Turkey and Thailand: Unlikely Twins

Issue Date July 2012
Volume 23
Issue 3
Page Numbers 71-79
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This article compares recent political developments in two seemingly different countries: Turkey and Thailand. The similarities between the trajectories of Turkey and Thailand date back to their similar manner of incorporation into the modern international system in the late nineteenth century. In recent years, the rise of new societal groups based upon urbanized villagers has produced charismatic populist leaders who preach democracy, but practise electoralism. Recep Tayyip Erdoğan and Thaksin Shinawatra are locked in parallel confrontations with traditionally interventionist military/bureaucratic elites. A comparison between Thailand and Turkey provides insights that are generally applicable to our understanding of democratization outside the West.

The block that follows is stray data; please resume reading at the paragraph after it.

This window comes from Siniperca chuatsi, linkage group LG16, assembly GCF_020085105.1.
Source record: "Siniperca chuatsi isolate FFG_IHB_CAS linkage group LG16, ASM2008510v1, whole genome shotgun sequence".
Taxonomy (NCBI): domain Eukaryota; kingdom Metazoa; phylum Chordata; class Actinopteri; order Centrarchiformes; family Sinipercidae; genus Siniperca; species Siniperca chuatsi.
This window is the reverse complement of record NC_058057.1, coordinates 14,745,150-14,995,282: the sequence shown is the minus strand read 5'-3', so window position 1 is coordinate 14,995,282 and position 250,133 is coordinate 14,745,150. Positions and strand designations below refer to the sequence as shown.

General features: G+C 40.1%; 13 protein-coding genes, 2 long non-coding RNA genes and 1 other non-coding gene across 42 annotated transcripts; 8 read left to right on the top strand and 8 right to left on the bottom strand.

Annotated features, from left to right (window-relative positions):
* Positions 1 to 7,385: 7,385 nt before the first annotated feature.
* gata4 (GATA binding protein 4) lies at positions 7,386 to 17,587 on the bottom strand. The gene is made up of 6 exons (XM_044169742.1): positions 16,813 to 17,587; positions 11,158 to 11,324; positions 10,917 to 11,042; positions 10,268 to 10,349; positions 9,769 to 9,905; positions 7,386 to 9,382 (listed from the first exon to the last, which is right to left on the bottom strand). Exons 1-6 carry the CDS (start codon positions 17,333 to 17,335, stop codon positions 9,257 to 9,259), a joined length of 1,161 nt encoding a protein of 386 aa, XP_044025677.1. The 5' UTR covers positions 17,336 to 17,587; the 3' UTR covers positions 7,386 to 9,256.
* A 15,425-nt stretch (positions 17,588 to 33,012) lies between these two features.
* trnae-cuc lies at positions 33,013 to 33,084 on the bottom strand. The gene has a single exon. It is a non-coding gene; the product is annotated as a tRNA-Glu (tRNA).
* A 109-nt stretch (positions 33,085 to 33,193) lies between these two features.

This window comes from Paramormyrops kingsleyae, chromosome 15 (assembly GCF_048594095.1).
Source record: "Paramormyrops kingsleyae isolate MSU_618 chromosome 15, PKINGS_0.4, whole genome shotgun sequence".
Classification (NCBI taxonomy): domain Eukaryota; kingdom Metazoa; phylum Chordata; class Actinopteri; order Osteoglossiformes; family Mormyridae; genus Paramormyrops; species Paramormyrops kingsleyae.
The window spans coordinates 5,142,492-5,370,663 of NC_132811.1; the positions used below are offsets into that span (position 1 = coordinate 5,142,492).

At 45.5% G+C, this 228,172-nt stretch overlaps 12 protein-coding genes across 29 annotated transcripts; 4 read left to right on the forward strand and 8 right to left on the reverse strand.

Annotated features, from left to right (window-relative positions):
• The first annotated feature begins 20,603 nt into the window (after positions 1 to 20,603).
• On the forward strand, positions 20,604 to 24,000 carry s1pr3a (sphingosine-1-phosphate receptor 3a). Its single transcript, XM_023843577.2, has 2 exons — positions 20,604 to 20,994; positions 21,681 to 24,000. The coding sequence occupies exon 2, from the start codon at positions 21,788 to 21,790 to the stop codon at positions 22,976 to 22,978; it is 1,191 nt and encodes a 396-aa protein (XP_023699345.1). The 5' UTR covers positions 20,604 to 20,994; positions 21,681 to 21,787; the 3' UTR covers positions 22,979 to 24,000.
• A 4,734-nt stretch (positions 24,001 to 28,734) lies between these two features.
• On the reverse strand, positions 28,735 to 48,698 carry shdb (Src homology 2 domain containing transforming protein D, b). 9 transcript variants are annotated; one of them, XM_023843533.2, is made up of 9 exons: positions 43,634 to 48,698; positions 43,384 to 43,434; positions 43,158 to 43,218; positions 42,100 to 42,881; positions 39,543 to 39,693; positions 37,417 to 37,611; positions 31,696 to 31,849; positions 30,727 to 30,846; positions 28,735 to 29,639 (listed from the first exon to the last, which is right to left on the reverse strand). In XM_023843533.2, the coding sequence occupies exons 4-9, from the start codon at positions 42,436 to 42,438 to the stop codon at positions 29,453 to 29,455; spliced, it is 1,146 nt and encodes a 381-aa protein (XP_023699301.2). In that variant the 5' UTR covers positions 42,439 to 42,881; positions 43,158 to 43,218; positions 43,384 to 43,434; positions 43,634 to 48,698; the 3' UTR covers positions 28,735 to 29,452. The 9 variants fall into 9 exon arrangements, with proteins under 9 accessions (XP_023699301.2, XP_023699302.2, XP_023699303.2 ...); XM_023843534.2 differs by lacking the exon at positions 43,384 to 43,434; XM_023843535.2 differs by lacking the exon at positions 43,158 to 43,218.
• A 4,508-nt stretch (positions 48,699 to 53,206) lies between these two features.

About the Authors

Duncan McCargo

Duncan McCargo is director of the Nordic Institute of Asian Studies and professor of political science at the University of Copenhagen. His book Fighting for Virtue: Justice and Politics in Thailand is forthcoming from Cornell University Press.

View all work by Duncan McCargo

Ayşe Zarakol

Ayşe Zarakol is assistant professor of politics at Washington and Lee University and the author of After Defeat: How the East Learned to Live with the West (2011).

View all work by Ayşe Zarakol